Regardless of who the manufacturer is, the number of potential owners is still a small cadre of dedicated riders, not a large market. The price of the W650 is not excessive, but it will certainly make riders think about their options. After all, for $9,000 Canadian ($6,500 US), you can pick up two restored British bikes - Triumph Bonnevilles - or one superb restoration and still have lots of money left to buy the requisite spares bike. And for the same amount of money, there are several well-regarded current motorcycles with better performance from almost every manufacturer. But if you asked me: did I get my money's worth? I'd say yes. Unconditionally yes. The W650 gives me more smiles per mile than any other bike I've ridden of late. I'd buy it all over again.
Other retro bikes have not fared terribly well in the motorcycle world, in terms of sales, although they have carved their own market space. The Enfield (now Royal Enfield) Bullet is still merely a curiosity after a decade of exports. The Ural/Dnepr has a tiny following. Kawasaki's recent 1,100cc 70s-retro was as sluggish on the showroom floors as it was fast on the street. The Kawasaki Drifter, the stunning Indian tribute, has a similarly small following (although it is considerably better looking and less expensive than the 'new' Indian). Their fans are dedicated and vocal, but you can't measure any of them as significant successes if you count units sold and compare them with other models. Perhaps that's part of the appeal - these aren't simply 'one-of-the-pack' bikes like so many others. They are for discriminating riders.
Will the W650 or a new-millennium Bonnie break the barrier and become a generally popular bike for the general riding public? Unlikely, although I believe both will garner a share of the market unto themselves - a segment of people who don't want to race, don't want the Harley and Harley-clone cruiser and are unwilling to invest in high-end touring machines. The W has a rare place as an all-round, inexpensive street bike - not a performance vehicle, but rather one with its wheels in the practical end of things.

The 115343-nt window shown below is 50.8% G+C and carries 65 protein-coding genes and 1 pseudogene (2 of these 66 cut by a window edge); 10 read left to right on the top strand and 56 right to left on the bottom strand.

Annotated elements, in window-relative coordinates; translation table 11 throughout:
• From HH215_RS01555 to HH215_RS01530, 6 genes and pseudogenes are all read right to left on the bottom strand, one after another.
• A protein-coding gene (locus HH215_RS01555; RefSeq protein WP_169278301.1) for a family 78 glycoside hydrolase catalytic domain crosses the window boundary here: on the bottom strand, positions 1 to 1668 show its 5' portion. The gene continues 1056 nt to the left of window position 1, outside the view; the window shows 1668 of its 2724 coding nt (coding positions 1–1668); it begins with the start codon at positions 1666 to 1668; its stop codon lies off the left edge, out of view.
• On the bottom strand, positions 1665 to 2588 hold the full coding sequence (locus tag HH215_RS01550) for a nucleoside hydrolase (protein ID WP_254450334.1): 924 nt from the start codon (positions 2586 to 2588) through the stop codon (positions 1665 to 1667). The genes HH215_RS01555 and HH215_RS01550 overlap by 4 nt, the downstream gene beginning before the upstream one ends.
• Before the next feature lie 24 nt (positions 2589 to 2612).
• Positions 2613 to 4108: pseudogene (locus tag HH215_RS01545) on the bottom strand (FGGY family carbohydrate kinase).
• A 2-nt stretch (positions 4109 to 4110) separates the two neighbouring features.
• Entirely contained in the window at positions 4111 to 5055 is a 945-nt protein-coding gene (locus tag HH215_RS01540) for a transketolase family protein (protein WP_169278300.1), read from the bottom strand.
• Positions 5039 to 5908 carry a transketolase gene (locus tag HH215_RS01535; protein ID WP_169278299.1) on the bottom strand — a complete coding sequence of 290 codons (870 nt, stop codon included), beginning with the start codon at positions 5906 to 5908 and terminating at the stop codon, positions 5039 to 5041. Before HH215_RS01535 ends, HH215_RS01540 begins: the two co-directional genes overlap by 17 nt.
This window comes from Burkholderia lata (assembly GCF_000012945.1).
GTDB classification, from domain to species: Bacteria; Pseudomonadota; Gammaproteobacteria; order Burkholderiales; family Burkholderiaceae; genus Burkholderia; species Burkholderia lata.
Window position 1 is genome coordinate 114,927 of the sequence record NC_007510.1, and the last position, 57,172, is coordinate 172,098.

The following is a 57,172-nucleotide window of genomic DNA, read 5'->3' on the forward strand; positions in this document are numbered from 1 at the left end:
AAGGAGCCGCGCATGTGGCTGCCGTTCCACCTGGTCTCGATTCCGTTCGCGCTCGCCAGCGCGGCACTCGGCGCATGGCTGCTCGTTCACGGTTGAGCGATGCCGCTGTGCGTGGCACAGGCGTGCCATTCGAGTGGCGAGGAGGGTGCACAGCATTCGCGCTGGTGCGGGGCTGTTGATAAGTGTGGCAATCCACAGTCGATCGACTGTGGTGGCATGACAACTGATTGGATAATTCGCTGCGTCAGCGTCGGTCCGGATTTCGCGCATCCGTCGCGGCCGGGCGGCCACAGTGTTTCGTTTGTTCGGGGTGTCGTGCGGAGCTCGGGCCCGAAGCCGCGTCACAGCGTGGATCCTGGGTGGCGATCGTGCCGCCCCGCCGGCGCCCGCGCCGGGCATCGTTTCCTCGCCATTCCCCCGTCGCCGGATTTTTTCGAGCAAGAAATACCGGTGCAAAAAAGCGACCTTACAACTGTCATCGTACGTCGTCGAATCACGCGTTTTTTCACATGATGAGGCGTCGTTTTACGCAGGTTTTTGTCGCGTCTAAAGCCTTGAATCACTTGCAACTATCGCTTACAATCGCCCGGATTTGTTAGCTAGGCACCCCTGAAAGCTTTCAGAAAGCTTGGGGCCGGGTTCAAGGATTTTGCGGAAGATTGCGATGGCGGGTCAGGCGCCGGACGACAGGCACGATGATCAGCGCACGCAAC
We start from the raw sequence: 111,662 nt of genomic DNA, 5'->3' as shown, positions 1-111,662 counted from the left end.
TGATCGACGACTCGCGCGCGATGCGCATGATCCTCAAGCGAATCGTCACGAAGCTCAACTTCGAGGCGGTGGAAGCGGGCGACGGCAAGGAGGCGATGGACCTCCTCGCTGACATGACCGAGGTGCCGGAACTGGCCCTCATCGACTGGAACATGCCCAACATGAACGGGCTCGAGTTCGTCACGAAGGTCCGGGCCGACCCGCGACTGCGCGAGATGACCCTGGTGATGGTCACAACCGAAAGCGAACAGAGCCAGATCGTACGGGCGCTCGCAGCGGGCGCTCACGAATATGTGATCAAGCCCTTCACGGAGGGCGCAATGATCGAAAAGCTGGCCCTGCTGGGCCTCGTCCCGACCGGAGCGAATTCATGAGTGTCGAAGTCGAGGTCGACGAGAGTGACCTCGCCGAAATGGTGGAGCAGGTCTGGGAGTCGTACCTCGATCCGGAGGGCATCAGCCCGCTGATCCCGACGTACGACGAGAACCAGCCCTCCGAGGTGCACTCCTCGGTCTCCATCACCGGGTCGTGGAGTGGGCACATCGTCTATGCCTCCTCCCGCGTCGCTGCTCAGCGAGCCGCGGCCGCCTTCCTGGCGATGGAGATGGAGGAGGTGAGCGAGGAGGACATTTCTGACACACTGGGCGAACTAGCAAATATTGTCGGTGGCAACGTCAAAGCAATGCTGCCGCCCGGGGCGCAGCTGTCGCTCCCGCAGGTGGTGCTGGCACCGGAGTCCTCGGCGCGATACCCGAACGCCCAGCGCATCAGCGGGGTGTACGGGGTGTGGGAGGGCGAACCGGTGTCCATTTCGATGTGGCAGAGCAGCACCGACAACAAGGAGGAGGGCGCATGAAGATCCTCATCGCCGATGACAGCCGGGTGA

Although the retro trend seems to grow daily in our lives, and we're awash in cultural nostalgia (often served up through advertising pap and sanitized through TV commercials), I don't see the retro motorcycle fad becoming as widespread. It's really an elitist passion, possibly a short-lived fashion, too - except for the few of us who still recall the Sixties in their (and our) glory. When retro becomes commonplace, then these machines lose their magic. I'd have to search for another exotic motorcycle to suit my tastes. Right now, the W is a protest bike, a stand against the commonplace, against the popular trends signified by big Harley look-alike cruisers. And I like that. I'm an iconoclast at heart.
I also worry that the North American arms of Kawasaki will not - or cannot - market these bikes successfully or effectively. If they fail to create a market niche, they will likely drop the model, stranding and isolating we few owners. I have little faith in the ability of advertising and marketing departments to actually come to grips with the needs of the real world. There's far too much attention paid in the motorcycle industry to bigger, faster, louder and more powerful attributes. Smaller, easily-ridden and enjoyable bikes are often ignored by the marketing squids who think everyone wants either a 200 hp sport bike or another chip-off-the-old-Harley. A lot of us just like to ride without the hype or the extremes, to simply enjoy two wheels without having to encompass serious attitude or lifestyle challenges.